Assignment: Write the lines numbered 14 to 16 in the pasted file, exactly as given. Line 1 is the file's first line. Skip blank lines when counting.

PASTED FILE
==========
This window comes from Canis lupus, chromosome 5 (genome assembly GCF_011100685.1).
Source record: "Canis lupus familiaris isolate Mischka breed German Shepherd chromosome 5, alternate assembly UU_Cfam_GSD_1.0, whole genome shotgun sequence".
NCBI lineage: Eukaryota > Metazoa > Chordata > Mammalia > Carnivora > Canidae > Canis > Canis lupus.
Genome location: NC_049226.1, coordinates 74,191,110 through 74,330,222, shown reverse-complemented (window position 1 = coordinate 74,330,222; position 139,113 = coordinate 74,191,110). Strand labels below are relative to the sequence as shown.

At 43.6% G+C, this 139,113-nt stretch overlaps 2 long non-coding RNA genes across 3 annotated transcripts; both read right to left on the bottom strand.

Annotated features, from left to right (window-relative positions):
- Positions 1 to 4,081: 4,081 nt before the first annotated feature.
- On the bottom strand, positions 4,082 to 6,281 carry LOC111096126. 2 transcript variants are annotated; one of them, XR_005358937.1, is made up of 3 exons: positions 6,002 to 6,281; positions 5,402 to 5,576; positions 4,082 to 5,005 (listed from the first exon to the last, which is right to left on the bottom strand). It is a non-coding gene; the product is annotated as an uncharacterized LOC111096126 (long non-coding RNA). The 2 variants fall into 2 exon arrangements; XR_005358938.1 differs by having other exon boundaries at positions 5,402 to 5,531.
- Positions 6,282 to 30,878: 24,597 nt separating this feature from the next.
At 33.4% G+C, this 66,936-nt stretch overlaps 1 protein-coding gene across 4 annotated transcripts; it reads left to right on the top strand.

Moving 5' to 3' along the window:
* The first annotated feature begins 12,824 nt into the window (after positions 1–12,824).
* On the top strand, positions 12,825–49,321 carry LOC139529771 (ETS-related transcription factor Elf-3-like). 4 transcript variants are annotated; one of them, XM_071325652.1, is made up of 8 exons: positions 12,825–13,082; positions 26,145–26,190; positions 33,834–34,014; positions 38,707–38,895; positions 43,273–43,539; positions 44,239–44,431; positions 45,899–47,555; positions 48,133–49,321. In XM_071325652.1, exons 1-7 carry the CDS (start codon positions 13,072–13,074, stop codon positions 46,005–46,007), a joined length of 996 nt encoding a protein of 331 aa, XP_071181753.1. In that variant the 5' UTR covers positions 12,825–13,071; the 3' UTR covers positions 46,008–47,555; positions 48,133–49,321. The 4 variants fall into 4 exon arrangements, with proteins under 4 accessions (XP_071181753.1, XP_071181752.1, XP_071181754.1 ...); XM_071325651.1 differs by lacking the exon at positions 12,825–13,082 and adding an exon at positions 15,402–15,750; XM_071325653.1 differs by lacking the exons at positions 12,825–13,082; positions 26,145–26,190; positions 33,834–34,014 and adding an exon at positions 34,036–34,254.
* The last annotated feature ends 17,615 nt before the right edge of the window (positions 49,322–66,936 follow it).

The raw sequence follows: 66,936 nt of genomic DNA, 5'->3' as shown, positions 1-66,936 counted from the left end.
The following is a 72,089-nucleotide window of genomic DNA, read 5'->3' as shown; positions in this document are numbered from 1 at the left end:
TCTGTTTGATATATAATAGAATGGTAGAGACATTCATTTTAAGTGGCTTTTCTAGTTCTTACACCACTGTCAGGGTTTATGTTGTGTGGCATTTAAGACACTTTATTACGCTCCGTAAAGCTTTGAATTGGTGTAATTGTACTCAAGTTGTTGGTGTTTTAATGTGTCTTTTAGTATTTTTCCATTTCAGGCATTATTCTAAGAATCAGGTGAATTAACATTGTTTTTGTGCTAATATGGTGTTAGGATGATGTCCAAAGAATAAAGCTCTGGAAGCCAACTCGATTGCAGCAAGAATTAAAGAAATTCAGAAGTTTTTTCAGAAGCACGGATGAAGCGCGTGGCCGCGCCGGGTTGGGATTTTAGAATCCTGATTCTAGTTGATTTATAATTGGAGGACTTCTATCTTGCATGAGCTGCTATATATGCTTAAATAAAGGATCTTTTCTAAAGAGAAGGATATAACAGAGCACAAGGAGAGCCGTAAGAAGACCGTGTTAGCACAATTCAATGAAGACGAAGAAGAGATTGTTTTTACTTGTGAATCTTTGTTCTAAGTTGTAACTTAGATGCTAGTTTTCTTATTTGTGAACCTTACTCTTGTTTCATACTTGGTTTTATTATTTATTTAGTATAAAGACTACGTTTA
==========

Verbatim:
* The last annotated feature ends 17,615 nt before the right edge of the window (positions 49,322–66,936 follow it).

The raw sequence follows: 66,936 nt of genomic DNA, 5'->3' as shown, positions 1-66,936 counted from the left end.
The following is a 72,089-nucleotide window of genomic DNA, read 5'->3' as shown; positions in this document are numbered from 1 at the left end: